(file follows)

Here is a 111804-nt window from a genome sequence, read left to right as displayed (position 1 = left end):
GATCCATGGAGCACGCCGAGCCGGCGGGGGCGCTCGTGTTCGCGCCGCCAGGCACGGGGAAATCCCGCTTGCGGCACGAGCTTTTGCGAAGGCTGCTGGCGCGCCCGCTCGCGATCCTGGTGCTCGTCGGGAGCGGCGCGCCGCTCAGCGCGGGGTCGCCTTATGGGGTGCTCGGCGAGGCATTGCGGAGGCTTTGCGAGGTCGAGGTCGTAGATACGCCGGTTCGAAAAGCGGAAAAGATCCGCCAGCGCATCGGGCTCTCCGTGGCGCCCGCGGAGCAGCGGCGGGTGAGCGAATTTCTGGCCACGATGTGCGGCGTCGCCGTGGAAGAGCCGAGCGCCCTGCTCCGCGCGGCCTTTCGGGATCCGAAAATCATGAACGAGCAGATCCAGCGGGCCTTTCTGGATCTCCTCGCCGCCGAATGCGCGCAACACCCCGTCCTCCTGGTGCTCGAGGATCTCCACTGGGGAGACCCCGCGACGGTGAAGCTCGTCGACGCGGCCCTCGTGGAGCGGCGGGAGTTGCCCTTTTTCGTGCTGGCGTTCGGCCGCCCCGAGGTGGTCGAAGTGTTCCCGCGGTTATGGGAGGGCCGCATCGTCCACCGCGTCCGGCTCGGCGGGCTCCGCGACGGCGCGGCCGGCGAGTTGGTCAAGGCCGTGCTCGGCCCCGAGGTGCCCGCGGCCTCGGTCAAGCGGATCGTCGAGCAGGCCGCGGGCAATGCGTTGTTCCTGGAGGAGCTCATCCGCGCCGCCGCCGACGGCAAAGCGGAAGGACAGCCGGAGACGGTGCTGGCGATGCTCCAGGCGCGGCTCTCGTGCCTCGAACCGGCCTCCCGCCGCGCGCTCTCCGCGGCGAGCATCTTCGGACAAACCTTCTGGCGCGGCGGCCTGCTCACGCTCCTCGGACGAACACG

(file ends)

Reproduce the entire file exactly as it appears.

Here is a 111804-nt window from a genome sequence, read left to right as displayed (position 1 = left end):
GATCCATGGAGCACGCCGAGCCGGCGGGGGCGCTCGTGTTCGCGCCGCCAGGCACGGGGAAATCCCGCTTGCGGCACGAGCTTTTGCGAAGGCTGCTGGCGCGCCCGCTCGCGATCCTGGTGCTCGTCGGGAGCGGCGCGCCGCTCAGCGCGGGGTCGCCTTATGGGGTGCTCGGCGAGGCATTGCGGAGGCTTTGCGAGGTCGAGGTCGTAGATACGCCGGTTCGAAAAGCGGAAAAGATCCGCCAGCGCATCGGGCTCTCCGTGGCGCCCGCGGAGCAGCGGCGGGTGAGCGAATTTCTGGCCACGATGTGCGGCGTCGCCGTGGAAGAGCCGAGCGCCCTGCTCCGCGCGGCCTTTCGGGATCCGAAAATCATGAACGAGCAGATCCAGCGGGCCTTTCTGGATCTCCTCGCCGCCGAATGCGCGCAACACCCCGTCCTCCTGGTGCTCGAGGATCTCCACTGGGGAGACCCCGCGACGGTGAAGCTCGTCGACGCGGCCCTCGTGGAGCGGCGGGAGTTGCCCTTTTTCGTGCTGGCGTTCGGCCGCCCCGAGGTGGTCGAAGTGTTCCCGCGGTTATGGGAGGGCCGCATCGTCCACCGCGTCCGGCTCGGCGGGCTCCGCGACGGCGCGGCCGGCGAGTTGGTCAAGGCCGTGCTCGGCCCCGAGGTGCCCGCGGCCTCGGTCAAGCGGATCGTCGAGCAGGCCGCGGGCAATGCGTTGTTCCTGGAGGAGCTCATCCGCGCCGCCGCCGACGGCAAAGCGGAAGGACAGCCGGAGACGGTGCTGGCGATGCTCCAGGCGCGGCTCTCGTGCCTCGAACCGGCCTCCCGCCGCGCGCTCTCCGCGGCGAGCATCTTCGGACAAACCTTCTGGCGCGGCGGCCTGCTCACGCTCCTCGGACGAACACG